A Lesson In The Precision Of Baking
When Blue Bottle Cafe owner and pastry chef Caitlin Williams Freeman put out a call on Facebook for a last round of recipe testers for her upcoming book, to be released April 2013, I answered. I had plenty of experience testing recipes, from all the SF Food Wars I’d competed in. But I have to confess two things working against me from the start: 1) no kitchen, and, 2) I’d baked exactly one cake in my life previous to this, which turned out lopsided. Still how many chances does one get to be a part of a cook book in the making, especially by Ms. Williams?
Caitlin wrote everyone an email saying that she would assign folks recipes. Along with two other recipe testers, I was assigned the Thiebaud Pink Cake. The Pink Cake was inspired by Wayne Thiebaud’s painting from 1963, Display Cakes (see above). The Pink Cake is the one on the far right, with the single raspberry atop. Despite what previous bloggers have published, The Pink Cake is a 4-layer strawberry butter cream cake (raspberry on top be damned), with lemon curd. It’s a mouth-watering, perfect celebratory summer cake.
Caitlin Williams Freeman is drawing crowds to the SFMOMA rooftop garden to sample her art-inspired treats at the Blue Bottle Coffee Bar. Freeman, formerly of S.F.’s famed Miette Patisserie, began to make the picture-perfect cakes in the spirit of an unfulfilled art project from her days as a photography student at UC Santa Cruz. “I was a Wayne Thiebaud fan and wanted to create a photo series of cakes, but couldn’t find any I liked,” she says. [Previously published on Magazine.com]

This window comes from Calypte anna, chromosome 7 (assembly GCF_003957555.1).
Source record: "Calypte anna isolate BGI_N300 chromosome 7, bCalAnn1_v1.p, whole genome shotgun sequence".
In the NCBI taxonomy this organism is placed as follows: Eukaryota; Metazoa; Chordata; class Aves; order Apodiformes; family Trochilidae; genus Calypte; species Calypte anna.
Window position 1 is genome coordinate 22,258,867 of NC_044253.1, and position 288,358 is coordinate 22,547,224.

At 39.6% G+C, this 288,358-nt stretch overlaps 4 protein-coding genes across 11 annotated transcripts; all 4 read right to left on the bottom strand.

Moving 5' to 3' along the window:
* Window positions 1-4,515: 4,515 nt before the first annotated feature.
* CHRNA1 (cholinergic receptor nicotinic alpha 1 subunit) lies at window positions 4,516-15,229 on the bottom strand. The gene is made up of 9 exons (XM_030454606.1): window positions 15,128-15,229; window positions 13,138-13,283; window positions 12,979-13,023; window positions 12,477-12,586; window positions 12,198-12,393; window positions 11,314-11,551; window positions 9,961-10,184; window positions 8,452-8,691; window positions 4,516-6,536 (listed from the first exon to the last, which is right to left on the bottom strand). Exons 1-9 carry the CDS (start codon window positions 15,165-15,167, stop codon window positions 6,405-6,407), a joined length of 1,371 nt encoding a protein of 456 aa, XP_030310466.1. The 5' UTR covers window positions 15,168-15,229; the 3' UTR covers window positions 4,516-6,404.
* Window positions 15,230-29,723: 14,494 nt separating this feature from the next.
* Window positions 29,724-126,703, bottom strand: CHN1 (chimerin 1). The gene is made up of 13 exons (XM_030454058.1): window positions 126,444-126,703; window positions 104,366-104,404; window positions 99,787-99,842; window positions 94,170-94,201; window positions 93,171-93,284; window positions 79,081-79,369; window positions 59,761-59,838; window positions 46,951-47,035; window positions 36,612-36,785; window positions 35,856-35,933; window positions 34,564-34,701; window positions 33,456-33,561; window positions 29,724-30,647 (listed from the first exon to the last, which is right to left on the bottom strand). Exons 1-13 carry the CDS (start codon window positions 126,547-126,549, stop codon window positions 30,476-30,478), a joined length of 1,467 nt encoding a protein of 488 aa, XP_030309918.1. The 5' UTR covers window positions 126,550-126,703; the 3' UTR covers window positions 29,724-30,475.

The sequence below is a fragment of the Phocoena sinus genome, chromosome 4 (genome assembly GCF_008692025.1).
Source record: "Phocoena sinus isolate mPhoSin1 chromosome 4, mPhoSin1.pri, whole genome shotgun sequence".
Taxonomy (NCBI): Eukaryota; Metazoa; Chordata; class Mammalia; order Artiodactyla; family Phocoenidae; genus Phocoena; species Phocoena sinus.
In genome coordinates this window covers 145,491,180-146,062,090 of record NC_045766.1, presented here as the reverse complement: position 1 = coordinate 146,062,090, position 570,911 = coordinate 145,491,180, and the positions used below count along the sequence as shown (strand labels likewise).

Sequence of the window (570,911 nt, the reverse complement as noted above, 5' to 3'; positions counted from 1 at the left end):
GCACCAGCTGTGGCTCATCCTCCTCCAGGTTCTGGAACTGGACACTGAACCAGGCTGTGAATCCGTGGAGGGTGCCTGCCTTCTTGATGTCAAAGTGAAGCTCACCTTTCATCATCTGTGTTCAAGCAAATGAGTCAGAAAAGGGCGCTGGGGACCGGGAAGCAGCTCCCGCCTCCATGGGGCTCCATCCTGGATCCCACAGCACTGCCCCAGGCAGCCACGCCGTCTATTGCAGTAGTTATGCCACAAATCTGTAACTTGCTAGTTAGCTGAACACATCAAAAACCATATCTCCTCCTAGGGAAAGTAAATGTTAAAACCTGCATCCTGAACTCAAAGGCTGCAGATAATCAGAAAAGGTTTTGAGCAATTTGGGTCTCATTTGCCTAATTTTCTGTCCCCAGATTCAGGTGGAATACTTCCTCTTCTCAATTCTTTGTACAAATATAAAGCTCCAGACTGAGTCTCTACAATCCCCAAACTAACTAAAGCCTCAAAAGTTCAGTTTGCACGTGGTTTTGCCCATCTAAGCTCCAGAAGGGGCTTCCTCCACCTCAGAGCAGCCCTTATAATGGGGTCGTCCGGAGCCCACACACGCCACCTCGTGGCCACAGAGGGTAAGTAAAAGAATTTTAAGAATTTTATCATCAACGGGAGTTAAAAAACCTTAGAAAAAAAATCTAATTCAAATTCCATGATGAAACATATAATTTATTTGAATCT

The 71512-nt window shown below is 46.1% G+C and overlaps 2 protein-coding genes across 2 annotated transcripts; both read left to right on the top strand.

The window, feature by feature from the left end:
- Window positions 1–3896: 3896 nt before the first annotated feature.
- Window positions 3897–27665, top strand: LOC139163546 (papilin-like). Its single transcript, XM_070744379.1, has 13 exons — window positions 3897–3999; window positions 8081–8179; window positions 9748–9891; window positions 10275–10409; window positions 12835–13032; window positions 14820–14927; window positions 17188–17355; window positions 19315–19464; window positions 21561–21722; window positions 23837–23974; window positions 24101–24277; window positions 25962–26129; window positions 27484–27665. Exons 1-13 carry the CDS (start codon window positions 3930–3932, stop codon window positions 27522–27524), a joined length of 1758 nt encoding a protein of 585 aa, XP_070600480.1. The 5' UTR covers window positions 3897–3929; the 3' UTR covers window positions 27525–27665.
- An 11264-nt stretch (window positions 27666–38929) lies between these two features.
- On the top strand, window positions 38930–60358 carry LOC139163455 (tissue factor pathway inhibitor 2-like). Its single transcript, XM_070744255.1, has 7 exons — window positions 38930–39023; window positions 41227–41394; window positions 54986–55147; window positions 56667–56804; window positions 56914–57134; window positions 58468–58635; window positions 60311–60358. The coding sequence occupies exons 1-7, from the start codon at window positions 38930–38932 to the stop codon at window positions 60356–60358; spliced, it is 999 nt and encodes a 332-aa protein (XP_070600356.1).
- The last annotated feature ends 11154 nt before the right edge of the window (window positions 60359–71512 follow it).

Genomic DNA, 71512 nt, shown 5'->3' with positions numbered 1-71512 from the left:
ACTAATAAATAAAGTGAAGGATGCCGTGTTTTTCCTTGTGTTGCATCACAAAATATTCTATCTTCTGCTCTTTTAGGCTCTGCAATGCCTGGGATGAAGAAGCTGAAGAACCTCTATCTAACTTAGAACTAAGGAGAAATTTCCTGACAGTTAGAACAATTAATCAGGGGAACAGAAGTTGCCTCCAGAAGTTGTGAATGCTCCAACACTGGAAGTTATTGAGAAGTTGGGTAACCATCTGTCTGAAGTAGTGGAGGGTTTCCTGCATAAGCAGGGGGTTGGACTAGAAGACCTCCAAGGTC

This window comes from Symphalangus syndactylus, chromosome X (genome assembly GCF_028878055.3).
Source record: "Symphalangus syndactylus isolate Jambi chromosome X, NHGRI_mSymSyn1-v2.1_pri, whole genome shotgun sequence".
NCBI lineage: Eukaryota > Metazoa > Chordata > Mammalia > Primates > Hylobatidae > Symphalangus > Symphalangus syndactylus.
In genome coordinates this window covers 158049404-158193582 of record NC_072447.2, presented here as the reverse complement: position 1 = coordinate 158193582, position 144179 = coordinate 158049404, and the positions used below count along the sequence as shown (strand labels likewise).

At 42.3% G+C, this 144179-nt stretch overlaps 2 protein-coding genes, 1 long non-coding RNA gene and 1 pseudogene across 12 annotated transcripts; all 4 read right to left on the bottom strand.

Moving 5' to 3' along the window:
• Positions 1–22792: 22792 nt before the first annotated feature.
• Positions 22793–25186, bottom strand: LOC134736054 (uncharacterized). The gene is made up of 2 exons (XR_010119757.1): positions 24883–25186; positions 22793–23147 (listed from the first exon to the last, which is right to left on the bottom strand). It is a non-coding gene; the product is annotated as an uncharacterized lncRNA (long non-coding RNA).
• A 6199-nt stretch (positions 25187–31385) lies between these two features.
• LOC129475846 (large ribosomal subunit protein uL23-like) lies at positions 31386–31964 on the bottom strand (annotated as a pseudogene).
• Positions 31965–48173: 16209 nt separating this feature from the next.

Caitlin assigned the recipe on a Friday, with the expectation of feedback by the following Tuesday. Plenty of time, right? Well, sort of… if you happened to have two (even one) 6″ x 3″ cake round, which I didn’t. And did I mention my kitchen was out of commission?
Lesson 1: Know Your Environment
Fortunately, my sister was willing to lend me her kitchen. This was unforeseen mistake #1. Here’s why: it’s easier to test a recipe out when you know know your environment. It makes it easier to focus your attention on the task at hand, and in this case that it was recipe-testing.
Lesson 2: Don’t Compromise On Equipment
I thought surely I could swing by Kamei, Cliff’s Variety Store, Williams-Sonoma, Sur La Table or somewhere…right? After about an hour of calling around town, I discovered that while it’s easy to find a 6″ x 3″ spring form pan, or a 6″ x 2″ cake form pan, a 6″ x 3″ cake round was hard to find at a traditional brick & mortar shop on a Saturday morning. I made my first compromise on this Pink Cake journey with the cake pans. I settled for two 6″ x 2″. Mistake #2. Do not compromise on equipment. Height matters on this cake, people.
Lesson 3: Don’t Assume
At this point, I want to let everyone know that the yield and instructions in the recipe were spot on. This mistake had nothing to do with the recipe, but with my misreading of the two different uses of simple syrup in the recipe (once on the layers and once in the icing). I hadn’t realized simple syrup was used in both components, because I’d assume the simple syrup called for in this cake recipe was for only one component of the recipe.
All the same, the cake was amazingly tasty – perfect balance of tart from the lemon curd, and light sweetness from the icing. In Part 2 of my recipe testing adventures, I’ll share photos of my second attempt of The Pink Cake, sans recipe of course — you’ll need to check out Caitlin’s book when it’s released in April!